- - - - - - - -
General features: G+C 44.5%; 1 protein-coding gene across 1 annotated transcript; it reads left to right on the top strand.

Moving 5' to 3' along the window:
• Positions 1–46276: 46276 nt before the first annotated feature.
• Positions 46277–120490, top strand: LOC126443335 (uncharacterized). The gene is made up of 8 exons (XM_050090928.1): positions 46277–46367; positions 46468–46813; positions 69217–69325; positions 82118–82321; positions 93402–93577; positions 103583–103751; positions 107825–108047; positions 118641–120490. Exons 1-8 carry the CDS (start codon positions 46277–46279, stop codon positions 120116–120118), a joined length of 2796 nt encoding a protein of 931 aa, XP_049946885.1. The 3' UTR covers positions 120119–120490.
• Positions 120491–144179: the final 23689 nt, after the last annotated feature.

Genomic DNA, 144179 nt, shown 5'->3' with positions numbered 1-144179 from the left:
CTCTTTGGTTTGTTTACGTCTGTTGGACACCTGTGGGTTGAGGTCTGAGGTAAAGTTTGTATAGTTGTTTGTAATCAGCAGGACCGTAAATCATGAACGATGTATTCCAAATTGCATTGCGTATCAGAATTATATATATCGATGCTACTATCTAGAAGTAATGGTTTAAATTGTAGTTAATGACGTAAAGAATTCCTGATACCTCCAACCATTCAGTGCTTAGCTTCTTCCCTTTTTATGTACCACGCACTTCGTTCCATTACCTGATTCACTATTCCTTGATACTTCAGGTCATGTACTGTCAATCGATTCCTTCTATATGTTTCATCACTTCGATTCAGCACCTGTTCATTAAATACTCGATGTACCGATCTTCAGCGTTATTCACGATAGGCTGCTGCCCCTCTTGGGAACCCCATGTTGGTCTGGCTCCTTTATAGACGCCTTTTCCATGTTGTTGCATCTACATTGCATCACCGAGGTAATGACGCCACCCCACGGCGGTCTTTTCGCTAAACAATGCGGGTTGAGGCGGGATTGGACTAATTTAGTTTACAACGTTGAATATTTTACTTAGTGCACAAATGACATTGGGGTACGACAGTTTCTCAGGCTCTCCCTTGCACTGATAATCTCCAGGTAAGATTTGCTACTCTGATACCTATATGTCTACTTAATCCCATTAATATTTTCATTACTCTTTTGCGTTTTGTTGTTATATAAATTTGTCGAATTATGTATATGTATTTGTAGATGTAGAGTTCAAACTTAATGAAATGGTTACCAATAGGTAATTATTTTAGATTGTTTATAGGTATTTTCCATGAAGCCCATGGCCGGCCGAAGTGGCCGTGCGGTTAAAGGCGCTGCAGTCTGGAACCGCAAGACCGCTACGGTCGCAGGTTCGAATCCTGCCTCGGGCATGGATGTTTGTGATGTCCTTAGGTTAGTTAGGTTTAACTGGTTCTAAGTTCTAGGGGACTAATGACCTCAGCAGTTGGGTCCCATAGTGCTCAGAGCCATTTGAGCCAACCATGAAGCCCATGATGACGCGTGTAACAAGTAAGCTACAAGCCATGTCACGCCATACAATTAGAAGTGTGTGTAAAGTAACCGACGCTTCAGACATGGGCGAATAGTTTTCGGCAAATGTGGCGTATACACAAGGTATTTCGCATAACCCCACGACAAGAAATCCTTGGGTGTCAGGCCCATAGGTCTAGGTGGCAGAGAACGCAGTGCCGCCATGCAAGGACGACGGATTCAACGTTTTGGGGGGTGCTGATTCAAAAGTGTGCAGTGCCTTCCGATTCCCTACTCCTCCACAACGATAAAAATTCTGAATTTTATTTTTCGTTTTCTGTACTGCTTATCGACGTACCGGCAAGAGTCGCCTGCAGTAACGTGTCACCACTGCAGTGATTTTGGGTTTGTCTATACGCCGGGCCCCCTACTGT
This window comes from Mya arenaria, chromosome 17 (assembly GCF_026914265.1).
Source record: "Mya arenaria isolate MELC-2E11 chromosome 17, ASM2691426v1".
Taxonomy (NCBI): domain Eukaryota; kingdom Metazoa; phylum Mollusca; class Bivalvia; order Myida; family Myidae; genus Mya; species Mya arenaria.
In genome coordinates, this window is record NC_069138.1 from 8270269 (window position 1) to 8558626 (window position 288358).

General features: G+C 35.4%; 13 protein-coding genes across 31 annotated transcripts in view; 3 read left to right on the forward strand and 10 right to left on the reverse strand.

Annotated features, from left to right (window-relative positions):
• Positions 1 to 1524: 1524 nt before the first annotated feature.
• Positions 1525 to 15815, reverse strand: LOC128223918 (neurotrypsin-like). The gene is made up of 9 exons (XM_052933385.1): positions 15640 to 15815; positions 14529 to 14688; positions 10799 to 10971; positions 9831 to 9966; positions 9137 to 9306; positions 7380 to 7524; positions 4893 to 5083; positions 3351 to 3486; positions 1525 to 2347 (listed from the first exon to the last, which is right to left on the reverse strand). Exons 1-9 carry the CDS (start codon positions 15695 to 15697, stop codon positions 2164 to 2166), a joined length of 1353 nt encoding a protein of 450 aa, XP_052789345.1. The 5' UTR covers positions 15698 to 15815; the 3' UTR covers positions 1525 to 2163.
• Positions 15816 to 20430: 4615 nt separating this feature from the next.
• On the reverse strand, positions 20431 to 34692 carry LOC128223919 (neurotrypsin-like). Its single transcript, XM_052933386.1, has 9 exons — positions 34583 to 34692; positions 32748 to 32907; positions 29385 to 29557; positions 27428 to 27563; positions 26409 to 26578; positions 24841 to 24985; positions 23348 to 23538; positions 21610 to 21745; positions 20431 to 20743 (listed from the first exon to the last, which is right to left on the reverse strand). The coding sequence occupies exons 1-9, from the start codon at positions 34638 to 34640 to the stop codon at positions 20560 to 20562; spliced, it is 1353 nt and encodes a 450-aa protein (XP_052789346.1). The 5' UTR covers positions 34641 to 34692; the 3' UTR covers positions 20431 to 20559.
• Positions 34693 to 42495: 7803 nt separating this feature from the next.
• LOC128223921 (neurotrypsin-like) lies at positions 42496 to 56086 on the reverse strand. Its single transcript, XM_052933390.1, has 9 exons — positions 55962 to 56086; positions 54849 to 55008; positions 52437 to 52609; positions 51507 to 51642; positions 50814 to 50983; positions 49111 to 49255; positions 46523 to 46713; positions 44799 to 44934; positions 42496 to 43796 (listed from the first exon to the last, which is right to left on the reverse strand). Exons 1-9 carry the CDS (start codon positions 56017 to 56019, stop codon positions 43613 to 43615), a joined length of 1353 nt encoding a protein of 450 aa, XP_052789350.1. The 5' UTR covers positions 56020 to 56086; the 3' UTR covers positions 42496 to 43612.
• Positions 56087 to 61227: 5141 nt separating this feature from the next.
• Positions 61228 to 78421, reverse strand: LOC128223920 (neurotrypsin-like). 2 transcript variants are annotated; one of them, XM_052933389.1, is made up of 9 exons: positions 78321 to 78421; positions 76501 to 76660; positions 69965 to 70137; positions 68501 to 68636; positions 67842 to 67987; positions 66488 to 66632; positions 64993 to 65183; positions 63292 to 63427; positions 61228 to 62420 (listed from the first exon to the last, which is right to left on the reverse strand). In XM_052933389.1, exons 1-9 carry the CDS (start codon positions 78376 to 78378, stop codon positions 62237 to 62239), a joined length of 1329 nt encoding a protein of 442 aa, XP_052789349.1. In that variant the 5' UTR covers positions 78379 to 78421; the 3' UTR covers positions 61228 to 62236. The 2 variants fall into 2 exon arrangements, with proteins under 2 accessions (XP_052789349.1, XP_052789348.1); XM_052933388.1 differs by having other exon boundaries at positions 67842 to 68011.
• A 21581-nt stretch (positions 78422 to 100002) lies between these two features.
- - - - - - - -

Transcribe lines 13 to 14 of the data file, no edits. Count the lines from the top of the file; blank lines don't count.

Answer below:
Annotated features, from left to right (window-relative positions):
• Positions 1 to 1524: 1524 nt before the first annotated feature.